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KCL equation issue

  1. Oct 30, 2016 #1
    1. The problem statement, all variables and given/known data
    1748e9b5ab.jpg

    In an example in our notes, he applies KCL at the bolded point in the circuit diagram. I have given a part of the KCL equation up there. That's the part I don't understand. Hes finding the current flowing through R1. I don't understand where he gets -vd-vin.


    2. Relevant equations


    3. The attempt at a solution
     
  2. jcsd
  3. Oct 30, 2016 #2

    gneill

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    Staff: Mentor

    CoolDude420, the forum rules say that you need to provide some attempt at a solution. In future your posts will be deleted if there's no attempt shown. For relevant equations you could name the type of analysis method being employed (nodal analysis) and list KCL and Ohm's law with it.

    KCL is being applied at the indicated node so it seems that Nodal Analysis is in progress. What are the potentials at the nodes at either end of R1? How would you employ Ohm's law to write an expression for the current flowing out of the indicated node via the R1 branch?
     
  4. Oct 31, 2016 #3
    I mean we could say that voltage across R1 is Vr1. And then Vr1 = Vin - (-Vd). I took the node to the left of R1 and to the right of r1. And since they are both in reference to ground I subtracted them to give the voltage across R1 but that's clearly wrong.

    My issue is with the signs of the vd and vin in the equation in the picture.

    As per your question KCL at that node is: i1 + i3 = i2. (i3 is the current flowing in the branch with Vd).
     
  5. Oct 31, 2016 #4

    gneill

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    Staff: Mentor

    Ah, but that's not what I asked. I asked you to write an expression for the current in the branch using Ohm's Law. You need to use the potentials at either end of the resistor, and use them in the right order to make sure that you're assumed current direction is flowing out of the node.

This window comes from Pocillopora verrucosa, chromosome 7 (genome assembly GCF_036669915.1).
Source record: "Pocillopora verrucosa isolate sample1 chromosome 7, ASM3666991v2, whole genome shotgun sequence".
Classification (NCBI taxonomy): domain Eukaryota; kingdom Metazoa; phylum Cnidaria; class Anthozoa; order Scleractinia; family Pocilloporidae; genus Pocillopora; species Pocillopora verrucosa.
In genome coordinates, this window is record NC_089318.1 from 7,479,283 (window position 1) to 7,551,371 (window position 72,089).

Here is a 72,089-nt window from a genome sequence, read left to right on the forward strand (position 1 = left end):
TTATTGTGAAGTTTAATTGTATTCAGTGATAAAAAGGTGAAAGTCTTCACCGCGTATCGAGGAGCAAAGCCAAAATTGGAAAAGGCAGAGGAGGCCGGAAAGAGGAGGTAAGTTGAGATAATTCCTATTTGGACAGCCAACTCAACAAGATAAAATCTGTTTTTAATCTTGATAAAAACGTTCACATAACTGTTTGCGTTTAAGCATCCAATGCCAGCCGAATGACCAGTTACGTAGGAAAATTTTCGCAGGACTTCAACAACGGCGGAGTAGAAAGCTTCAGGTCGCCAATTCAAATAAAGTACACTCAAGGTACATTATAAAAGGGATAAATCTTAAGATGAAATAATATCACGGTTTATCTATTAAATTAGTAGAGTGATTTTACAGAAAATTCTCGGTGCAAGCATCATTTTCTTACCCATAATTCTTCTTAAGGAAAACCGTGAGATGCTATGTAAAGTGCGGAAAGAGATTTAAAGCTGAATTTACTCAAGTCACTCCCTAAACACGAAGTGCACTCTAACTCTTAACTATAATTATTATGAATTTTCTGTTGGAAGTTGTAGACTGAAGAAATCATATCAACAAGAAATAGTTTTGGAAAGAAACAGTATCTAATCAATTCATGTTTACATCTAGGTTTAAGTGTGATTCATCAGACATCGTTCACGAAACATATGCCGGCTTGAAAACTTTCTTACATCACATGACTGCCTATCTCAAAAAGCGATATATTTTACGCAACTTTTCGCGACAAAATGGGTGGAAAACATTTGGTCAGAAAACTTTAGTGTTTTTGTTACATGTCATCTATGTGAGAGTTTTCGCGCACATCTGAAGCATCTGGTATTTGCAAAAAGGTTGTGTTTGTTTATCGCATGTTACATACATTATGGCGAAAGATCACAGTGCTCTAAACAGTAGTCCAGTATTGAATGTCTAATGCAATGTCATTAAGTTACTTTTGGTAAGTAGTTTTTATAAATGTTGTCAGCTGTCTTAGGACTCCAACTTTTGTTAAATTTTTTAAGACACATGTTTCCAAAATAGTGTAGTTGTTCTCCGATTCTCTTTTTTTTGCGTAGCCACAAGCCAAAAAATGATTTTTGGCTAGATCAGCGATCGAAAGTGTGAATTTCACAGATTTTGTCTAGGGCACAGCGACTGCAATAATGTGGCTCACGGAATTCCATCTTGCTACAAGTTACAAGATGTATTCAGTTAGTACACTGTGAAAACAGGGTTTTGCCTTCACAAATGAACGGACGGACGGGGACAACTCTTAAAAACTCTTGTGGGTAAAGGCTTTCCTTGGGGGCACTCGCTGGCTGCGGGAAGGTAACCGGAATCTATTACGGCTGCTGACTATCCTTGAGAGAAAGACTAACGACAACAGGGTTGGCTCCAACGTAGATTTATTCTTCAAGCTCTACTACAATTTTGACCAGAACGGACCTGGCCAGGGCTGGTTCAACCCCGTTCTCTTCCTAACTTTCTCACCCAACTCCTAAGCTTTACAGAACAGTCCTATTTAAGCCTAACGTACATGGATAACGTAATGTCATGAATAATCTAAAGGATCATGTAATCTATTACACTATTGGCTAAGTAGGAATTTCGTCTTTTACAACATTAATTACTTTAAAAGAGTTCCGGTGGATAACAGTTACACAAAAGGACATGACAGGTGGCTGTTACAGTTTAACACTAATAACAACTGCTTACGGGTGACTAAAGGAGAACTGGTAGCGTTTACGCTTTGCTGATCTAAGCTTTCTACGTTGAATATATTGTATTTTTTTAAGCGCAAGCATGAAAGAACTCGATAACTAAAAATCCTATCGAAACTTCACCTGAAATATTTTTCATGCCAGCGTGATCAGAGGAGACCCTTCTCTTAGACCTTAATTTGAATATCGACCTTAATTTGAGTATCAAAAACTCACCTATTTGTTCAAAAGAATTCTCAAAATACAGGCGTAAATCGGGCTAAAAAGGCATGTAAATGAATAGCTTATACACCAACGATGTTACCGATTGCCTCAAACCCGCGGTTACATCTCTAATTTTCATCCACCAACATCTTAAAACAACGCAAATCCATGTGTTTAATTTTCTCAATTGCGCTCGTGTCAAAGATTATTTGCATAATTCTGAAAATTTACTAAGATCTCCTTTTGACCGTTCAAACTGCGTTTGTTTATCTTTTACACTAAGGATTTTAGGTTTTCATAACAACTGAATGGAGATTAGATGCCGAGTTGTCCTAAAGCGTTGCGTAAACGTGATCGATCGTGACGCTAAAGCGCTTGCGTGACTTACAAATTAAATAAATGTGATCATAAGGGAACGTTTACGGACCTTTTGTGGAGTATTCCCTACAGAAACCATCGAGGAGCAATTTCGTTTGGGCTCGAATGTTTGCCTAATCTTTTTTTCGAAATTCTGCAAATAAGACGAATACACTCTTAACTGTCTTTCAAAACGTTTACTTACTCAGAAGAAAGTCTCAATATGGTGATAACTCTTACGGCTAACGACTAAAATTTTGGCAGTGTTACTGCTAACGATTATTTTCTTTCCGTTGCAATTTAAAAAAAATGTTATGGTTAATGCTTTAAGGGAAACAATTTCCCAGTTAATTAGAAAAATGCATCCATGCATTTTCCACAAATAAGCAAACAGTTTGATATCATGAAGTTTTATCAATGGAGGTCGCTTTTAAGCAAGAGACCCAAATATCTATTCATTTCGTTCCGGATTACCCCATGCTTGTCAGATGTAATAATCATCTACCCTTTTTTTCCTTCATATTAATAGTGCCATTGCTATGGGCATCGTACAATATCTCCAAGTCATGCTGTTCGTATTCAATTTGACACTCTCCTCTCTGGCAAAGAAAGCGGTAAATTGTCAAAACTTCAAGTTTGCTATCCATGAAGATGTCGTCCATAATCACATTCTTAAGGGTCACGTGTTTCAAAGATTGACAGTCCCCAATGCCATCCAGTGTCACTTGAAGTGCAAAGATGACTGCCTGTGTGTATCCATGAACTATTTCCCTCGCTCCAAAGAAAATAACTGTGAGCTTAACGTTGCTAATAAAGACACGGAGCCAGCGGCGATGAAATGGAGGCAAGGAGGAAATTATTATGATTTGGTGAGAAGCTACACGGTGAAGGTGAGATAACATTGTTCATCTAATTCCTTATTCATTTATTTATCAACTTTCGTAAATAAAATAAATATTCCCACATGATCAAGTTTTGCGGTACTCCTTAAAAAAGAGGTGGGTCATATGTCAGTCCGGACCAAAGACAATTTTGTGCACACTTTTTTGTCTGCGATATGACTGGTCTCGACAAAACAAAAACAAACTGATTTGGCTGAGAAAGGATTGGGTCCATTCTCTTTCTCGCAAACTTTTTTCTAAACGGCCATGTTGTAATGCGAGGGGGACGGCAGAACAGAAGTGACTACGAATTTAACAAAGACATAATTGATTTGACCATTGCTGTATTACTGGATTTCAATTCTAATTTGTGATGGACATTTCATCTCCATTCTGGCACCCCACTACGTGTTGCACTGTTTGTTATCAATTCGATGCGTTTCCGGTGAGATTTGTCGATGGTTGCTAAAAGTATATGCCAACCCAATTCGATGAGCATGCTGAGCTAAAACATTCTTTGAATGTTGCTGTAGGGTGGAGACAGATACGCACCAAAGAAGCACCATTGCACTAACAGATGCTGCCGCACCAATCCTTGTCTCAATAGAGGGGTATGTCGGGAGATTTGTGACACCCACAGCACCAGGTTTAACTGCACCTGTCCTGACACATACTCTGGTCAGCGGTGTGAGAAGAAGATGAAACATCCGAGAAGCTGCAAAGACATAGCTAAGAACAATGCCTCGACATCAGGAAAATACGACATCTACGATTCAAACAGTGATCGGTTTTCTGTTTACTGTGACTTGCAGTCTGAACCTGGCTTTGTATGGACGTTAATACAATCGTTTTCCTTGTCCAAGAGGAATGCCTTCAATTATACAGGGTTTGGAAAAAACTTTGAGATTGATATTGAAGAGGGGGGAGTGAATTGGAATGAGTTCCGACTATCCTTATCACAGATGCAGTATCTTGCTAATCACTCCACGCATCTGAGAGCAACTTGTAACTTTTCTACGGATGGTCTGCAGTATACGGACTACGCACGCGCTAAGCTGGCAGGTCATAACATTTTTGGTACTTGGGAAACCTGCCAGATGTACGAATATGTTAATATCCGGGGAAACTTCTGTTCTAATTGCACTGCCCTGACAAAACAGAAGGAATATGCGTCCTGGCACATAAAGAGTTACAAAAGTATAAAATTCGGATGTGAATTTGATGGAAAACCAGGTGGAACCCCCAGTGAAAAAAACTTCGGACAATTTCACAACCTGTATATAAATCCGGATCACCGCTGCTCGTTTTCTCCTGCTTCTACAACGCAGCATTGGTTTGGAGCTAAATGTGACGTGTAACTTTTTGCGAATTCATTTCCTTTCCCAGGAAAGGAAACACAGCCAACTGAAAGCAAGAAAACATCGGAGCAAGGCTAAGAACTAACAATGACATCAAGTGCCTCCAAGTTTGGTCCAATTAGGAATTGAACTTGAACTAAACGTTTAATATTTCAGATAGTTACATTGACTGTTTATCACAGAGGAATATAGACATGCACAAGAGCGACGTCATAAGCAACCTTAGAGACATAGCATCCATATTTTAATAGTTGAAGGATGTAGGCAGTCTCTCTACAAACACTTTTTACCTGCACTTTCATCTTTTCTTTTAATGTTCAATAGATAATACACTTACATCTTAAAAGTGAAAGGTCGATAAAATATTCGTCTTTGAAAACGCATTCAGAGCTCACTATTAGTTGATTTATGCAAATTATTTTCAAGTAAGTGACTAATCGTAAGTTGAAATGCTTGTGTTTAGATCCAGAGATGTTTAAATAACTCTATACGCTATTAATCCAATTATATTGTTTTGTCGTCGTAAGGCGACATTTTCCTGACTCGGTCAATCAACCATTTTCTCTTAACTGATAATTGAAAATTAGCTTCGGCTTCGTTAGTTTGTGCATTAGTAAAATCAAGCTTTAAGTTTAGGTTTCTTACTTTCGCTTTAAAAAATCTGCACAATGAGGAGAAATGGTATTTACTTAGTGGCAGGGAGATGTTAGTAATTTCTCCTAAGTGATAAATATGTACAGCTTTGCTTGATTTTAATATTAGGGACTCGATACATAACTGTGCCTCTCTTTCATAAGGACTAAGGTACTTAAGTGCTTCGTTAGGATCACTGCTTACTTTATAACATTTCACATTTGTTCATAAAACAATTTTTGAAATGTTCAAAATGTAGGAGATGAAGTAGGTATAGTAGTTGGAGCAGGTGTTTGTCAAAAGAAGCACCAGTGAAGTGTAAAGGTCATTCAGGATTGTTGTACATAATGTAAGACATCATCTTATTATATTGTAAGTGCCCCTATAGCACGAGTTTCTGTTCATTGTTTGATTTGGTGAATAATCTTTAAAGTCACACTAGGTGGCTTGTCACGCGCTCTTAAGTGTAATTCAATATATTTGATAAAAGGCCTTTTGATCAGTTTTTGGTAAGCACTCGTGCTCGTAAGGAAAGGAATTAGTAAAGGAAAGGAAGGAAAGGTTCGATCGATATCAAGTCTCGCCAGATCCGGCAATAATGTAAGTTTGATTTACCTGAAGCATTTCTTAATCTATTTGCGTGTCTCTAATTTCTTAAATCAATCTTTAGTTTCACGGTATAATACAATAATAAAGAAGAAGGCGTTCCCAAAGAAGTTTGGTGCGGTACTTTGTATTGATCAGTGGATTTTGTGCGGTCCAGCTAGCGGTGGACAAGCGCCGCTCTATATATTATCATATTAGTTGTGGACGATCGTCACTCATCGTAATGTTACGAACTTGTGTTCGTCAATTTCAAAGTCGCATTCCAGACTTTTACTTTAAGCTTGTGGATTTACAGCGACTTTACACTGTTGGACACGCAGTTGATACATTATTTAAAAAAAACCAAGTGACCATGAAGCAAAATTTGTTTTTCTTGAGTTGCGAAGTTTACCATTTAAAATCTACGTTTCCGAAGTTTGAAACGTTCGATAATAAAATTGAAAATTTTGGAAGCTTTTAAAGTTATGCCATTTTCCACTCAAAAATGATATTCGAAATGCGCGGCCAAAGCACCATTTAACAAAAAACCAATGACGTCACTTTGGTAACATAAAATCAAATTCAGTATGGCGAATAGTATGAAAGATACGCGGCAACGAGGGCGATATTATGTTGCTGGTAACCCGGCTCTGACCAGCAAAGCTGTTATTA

upload_2016-10-31_9-41-1.png
     
  6. Oct 31, 2016 #5
    Apologies. Current in the branch with R1 is : I = Vin - (-Vd) / R1. I took the voltage at the node to the left of the resistor and subtracted it from the voltage at the node to the right of the resistor to give me the voltage drop across the resistor. However since currents flowing into the node are - and out of the node are postive. This current which is flowing into the node(assuming) would be -Vin - Vd/R1 which is what my lecture notes say
     
  7. Oct 31, 2016 #6

    gneill

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    Staff: Mentor

    That's the current flowing INTO the node. You want the current flowing OUT of the node.

    In nodal analysis the common procedure is to sum all currents to zero assuming that they all flow out of the node or they all flow into the node, one or the other but not both. Currents defined for other purposes (such as ##i_1## in the figure) are ignored at this point; They can always be reconciled with the directions of the node currents later. The important thing is to make the procedure of writing nodal equations automatic so that the user doesn't have to think about the directions of individual currents and fiddle about rearranging his KCL equation.

    So the author of the image was applying nodal analysis assuming all currents are flowing out of the node:
    upload_2016-10-31_9-57-23.png

    Thus ##I_1 + I_2 + I_3 = 0##.
     
  8. Oct 31, 2016 #7
    Ah I see. In my notes he just says "By KCL and then writes the equations." Apologies for the confusion. I think I understand now. Thank you for the help.
     
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